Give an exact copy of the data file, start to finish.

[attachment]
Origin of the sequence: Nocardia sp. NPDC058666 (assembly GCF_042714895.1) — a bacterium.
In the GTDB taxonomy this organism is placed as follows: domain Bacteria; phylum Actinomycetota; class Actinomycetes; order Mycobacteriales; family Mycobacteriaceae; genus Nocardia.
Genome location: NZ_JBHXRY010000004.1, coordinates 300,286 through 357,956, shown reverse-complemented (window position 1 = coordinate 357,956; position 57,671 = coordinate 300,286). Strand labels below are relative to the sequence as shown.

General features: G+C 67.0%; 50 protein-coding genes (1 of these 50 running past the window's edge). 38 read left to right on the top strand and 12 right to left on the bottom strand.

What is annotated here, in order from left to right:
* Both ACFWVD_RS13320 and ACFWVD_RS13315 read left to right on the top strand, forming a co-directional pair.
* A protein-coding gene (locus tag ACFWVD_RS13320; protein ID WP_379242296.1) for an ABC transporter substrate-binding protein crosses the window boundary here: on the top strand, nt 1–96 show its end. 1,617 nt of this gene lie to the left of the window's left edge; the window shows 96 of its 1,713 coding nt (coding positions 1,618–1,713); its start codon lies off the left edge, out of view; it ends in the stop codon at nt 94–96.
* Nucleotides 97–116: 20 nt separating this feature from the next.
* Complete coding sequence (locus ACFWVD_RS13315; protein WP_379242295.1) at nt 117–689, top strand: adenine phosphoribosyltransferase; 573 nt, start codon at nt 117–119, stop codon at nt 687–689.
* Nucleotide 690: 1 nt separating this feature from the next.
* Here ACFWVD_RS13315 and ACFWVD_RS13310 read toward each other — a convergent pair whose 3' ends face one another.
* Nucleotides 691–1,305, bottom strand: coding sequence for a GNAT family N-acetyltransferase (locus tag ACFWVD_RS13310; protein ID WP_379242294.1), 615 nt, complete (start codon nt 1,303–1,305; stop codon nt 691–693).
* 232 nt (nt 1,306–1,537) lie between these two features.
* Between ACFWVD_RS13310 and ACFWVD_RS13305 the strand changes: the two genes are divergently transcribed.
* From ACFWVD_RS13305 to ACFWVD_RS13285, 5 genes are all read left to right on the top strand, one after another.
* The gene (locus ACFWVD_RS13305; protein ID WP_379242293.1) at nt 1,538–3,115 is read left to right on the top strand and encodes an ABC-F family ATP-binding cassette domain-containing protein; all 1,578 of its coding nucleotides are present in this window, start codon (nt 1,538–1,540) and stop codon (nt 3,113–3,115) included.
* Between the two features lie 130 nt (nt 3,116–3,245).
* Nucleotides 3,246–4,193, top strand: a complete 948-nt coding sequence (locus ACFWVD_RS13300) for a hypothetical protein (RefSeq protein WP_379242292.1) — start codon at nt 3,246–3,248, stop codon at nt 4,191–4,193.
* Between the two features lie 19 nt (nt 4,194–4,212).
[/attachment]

Origin of the sequence: Nocardia sp. NPDC058666 (assembly GCF_042714895.1) — a bacterium.
In the GTDB taxonomy this organism is placed as follows: domain Bacteria; phylum Actinomycetota; class Actinomycetes; order Mycobacteriales; family Mycobacteriaceae; genus Nocardia.
Genome location: NZ_JBHXRY010000004.1, coordinates 300,286 through 357,956, shown reverse-complemented (window position 1 = coordinate 357,956; position 57,671 = coordinate 300,286). Strand labels below are relative to the sequence as shown.

General features: G+C 67.0%; 50 protein-coding genes (1 of these 50 running past the window's edge). 38 read left to right on the top strand and 12 right to left on the bottom strand.

What is annotated here, in order from left to right:
* Both ACFWVD_RS13320 and ACFWVD_RS13315 read left to right on the top strand, forming a co-directional pair.
* A protein-coding gene (locus tag ACFWVD_RS13320; protein ID WP_379242296.1) for an ABC transporter substrate-binding protein crosses the window boundary here: on the top strand, nt 1–96 show its end. 1,617 nt of this gene lie to the left of the window's left edge; the window shows 96 of its 1,713 coding nt (coding positions 1,618–1,713); its start codon lies off the left edge, out of view; it ends in the stop codon at nt 94–96.
* Nucleotides 97–116: 20 nt separating this feature from the next.
* Complete coding sequence (locus ACFWVD_RS13315; protein WP_379242295.1) at nt 117–689, top strand: adenine phosphoribosyltransferase; 573 nt, start codon at nt 117–119, stop codon at nt 687–689.
* Nucleotide 690: 1 nt separating this feature from the next.
* Here ACFWVD_RS13315 and ACFWVD_RS13310 read toward each other — a convergent pair whose 3' ends face one another.
* Nucleotides 691–1,305, bottom strand: coding sequence for a GNAT family N-acetyltransferase (locus tag ACFWVD_RS13310; protein ID WP_379242294.1), 615 nt, complete (start codon nt 1,303–1,305; stop codon nt 691–693).
* 232 nt (nt 1,306–1,537) lie between these two features.
* Between ACFWVD_RS13310 and ACFWVD_RS13305 the strand changes: the two genes are divergently transcribed.
* From ACFWVD_RS13305 to ACFWVD_RS13285, 5 genes are all read left to right on the top strand, one after another.
* The gene (locus ACFWVD_RS13305; protein ID WP_379242293.1) at nt 1,538–3,115 is read left to right on the top strand and encodes an ABC-F family ATP-binding cassette domain-containing protein; all 1,578 of its coding nucleotides are present in this window, start codon (nt 1,538–1,540) and stop codon (nt 3,113–3,115) included.
* Between the two features lie 130 nt (nt 3,116–3,245).
* Nucleotides 3,246–4,193, top strand: a complete 948-nt coding sequence (locus ACFWVD_RS13300) for a hypothetical protein (RefSeq protein WP_379242292.1) — start codon at nt 3,246–3,248, stop codon at nt 4,191–4,193.
* Between the two features lie 19 nt (nt 4,194–4,212).